In Part 1 of this series, Bourguignon tells the JKP that "the big evolution" in the field of inequality over the past 30 years has been the shift from focusing on income (a result of economic activity) to "opportunities" (determinants of economic activity). However, unlike income inequality, which can be summarized in a single figure (the Gini coefficient), the degree of inequality of opportunities — that is, differences in the capacity and capabilities of the people — is not only impossible to summarize in a single figure but also tough to measure, and thus a major area of research now. He also notes that in the past decade, Latin America's inequality has diminished in part thanks to successful programs like Opportunidades in Mexico and Bolsa Familia in Brazil, which provide cash transfers to the poor conditional on parents pursuing better education and healthcare outcomes for their kids. (Part 2 of this series explores possible policy steps to continue reducing inequality, especially on the tax front.)


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Growth, the Rich, and the Really Rich – Part 2
April 07, 2014 | Contribution by GERARDO ESQUIVEL

Gerardo Esquivel is a Professor of Economics at El Colegio de Mexico

While economic growth and the poor — do rising tides raise all boats? — has long been a major concern of economists, few have worried about growth and the rich. Yet there is an increasing concern, especially in industrial countries, about rising inequality within societies. Witness the numerous social movements in recent years, like Occupy Wall Street, which called attention to the fate of the "bottom 99 percent" versus the top 1 percent. A new paper, "Growth is (really) good for the (really) rich" — by Emmanuel Chavez (Economic Analyst, Mexico's Ministry of Finance and Public Credit) and Raymundo M. Campos-Vazguez and Gerardo Esquivel (Professors of Economics, El Colegio de Mexico) — tries to help inform the debate by asking how overall economic growth affects the "rich" (top 10 percent) and the "very rich" (top 1 percent, 0.1 percent, and 0.01 percent). It looks at 26 developed countries and emerging economies from 1980 to 2011, drawing on the World Top Incomes database.

Occupy Wall Street: The emphatic 99%
Occupy Wall Street, October 9, 2011.
Photo credit: Flickr @Kimberlyki (https://www.flickr.com/photos/29795482@N06/)



In Part 2 of this series, Esquivel tells the JKP that two key policy implications stand out. First, policy makers might want to adopt a more progressive tax system by varying tax rates among the top 10 percent and taxing different sources of income more equally (capital gains typically fall into a lower tax bracket). However, the challenge here, he stresses, is to avoid increasing taxes so much that they actually introduce large distortions that would impede investment and job creation. Second, if policy makers wish to create a more egalitarian society, then they could use the additional revenues to help those at the bottom part of the income distribution.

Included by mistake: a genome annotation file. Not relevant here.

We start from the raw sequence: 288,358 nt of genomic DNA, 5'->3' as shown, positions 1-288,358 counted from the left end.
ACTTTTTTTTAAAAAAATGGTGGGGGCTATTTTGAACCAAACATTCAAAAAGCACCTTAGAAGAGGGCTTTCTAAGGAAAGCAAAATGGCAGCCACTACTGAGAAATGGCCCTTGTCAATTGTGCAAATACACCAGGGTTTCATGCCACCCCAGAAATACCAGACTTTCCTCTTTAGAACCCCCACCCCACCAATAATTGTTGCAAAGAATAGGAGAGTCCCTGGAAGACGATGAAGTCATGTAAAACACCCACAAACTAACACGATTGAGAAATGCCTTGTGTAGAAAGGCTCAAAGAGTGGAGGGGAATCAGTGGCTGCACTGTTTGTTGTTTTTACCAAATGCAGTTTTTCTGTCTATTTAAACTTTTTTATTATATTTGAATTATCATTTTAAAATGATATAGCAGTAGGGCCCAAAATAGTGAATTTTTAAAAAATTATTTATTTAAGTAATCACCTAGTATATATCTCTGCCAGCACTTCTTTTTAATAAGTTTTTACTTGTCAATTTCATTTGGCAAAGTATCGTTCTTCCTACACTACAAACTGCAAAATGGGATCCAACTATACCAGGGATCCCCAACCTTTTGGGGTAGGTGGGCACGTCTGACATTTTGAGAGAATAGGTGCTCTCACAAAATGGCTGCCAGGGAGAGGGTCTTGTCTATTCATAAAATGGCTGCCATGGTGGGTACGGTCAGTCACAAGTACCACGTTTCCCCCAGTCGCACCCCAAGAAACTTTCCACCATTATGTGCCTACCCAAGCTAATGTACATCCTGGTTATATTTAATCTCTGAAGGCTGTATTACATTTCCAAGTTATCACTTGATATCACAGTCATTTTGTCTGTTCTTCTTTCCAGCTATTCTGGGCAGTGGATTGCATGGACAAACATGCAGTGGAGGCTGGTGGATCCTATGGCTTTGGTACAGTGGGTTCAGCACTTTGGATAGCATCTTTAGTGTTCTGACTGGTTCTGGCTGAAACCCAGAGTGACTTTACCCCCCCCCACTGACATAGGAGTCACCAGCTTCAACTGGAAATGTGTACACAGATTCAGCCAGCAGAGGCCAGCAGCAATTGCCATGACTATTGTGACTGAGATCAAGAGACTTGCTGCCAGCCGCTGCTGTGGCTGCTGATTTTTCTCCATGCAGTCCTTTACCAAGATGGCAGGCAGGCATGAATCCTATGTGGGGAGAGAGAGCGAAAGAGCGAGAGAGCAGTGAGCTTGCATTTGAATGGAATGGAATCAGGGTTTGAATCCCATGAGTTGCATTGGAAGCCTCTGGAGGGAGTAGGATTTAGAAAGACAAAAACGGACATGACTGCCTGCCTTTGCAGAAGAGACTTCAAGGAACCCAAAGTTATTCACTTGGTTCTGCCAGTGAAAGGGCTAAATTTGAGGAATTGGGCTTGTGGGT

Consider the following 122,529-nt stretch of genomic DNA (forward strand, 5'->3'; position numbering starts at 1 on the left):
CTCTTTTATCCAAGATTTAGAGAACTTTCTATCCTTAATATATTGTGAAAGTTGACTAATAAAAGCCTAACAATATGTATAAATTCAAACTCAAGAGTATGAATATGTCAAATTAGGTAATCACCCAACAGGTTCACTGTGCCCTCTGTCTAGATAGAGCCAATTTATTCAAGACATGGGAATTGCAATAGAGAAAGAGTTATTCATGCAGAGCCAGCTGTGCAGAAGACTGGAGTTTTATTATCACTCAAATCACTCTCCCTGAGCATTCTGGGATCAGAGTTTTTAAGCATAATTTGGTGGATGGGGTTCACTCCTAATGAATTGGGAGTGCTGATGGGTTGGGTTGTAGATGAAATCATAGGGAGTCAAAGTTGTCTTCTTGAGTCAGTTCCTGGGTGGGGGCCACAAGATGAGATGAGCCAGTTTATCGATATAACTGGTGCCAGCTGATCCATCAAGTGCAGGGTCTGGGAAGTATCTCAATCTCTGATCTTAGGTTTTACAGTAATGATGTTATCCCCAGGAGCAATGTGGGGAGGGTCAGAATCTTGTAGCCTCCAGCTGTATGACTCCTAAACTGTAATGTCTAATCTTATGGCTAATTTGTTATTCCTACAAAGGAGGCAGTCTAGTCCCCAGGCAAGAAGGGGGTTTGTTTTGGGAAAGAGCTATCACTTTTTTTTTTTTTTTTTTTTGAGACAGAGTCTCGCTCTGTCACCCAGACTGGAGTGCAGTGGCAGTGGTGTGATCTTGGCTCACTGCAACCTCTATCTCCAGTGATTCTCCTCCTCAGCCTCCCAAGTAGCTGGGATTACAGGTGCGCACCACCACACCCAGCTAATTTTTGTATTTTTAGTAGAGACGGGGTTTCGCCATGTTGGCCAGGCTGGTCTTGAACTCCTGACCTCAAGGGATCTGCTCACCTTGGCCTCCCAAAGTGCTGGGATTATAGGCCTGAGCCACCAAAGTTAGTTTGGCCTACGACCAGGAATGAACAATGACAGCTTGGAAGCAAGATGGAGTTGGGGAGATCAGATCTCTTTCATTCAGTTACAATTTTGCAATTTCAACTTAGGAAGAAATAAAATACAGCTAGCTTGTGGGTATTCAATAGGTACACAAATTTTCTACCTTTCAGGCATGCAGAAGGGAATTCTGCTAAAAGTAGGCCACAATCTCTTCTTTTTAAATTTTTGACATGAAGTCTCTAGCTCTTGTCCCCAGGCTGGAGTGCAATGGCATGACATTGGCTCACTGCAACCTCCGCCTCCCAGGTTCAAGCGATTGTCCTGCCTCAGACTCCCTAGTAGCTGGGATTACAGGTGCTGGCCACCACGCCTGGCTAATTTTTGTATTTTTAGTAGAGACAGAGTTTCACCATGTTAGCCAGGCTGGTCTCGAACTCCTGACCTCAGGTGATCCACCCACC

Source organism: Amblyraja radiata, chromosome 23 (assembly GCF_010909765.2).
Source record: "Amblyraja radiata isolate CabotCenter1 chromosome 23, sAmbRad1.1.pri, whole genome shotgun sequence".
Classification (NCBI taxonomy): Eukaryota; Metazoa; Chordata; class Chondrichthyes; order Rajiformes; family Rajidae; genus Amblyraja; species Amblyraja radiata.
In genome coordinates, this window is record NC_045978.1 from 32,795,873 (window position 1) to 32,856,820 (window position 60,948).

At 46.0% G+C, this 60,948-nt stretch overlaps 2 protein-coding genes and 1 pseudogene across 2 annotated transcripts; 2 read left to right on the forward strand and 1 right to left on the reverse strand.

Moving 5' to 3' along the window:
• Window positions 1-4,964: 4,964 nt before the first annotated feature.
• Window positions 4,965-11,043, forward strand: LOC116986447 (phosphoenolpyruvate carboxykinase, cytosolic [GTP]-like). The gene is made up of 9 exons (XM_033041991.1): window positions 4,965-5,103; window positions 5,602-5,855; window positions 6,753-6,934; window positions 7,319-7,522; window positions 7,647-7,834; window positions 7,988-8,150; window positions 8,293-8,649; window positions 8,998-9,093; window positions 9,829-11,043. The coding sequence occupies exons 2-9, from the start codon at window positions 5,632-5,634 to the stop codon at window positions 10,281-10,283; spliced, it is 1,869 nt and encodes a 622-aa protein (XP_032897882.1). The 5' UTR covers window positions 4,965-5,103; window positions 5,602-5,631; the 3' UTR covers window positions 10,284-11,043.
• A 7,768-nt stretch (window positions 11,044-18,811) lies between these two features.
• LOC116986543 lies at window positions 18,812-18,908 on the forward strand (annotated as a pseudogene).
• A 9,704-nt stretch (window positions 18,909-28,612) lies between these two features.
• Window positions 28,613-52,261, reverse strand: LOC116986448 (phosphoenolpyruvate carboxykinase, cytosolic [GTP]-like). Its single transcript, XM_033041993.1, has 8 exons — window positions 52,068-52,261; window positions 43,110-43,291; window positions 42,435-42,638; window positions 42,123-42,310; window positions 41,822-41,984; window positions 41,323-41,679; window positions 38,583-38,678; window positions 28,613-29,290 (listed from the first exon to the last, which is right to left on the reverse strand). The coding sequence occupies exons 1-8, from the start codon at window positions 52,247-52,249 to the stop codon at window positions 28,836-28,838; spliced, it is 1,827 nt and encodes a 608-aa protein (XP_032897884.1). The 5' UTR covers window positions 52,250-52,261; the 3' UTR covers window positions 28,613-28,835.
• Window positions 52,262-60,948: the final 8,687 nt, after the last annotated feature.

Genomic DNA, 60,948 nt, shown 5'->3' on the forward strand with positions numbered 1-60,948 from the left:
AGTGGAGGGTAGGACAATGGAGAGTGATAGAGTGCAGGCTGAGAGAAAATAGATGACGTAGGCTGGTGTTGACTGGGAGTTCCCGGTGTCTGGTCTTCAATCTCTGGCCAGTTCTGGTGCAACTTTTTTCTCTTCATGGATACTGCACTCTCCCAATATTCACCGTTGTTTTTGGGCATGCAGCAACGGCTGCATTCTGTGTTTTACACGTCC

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Growth, the Rich, and the Really Rich
April 03, 2014 | Contribution by GERARDO ESQUIVEL

Gerardo Esquivel is a Professor of Economics at Colegio de Mexico
 
While economic growth and the poor — do rising tides raise all boats? — has long been a major concern of economists, few have worried about growth and the rich. Yet there is an increasing concern, especially in industrial countries, about rising inequality within societies. Witness the numerous social movements in recent years, like Occupy Wall Street, which called attention to the fate of the "bottom 99 percent" versus the top 1 percent. A new paper, "Growth is (really) good for the (really) rich" — by Emmanuel Chavez (Economic Analyst, Mexico's Ministry of Finance and Public Credit) and Raymundo M. Campos-Vazguez and Gerardo Esquivel (Professors of Economics, El Colegio de Mexico) — tries to help inform the debate by asking how overall economic growth affects the "rich" (top 10 percent) and the "very rich" (top 1 percent, 0.1 percent, and 0.01 percent). It looks at 26 developed countries and emerging economies from 1980 to 2011, drawing on the World Top Incomes database.

 

Riocinha Favela - Rio de Janeiro Brazil
Riocinha Favela, Rio de Janeiro, Brazil.
Flickr @David Berkowitz (https://www.flickr.com/photos/davidberkowitz/)
 

In Part 1 of this series, Esquivel tells the JKP that the study finds that economic growth is good for the rich in the sense that the mean income of the top 10 percent grows in the same proportion as that of the whole population. However, it also shows that the "very rich" get even progressively bigger gains from growth. He says that many people have long assumed that the top 1 percent was reaping far more benefits than others from growth, but now we have empirical proof across countries over a long period of time. (Part 2 will look at the study's policy implications.)

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Chile’s School System Feeds Income Inequality
The Inequality Battle in Latin America – Part 2
The Inequality Battle in Latin America – Part 1
Growth, the Rich, and the Really Rich – Part 2
Growth, the Rich, and the Really Rich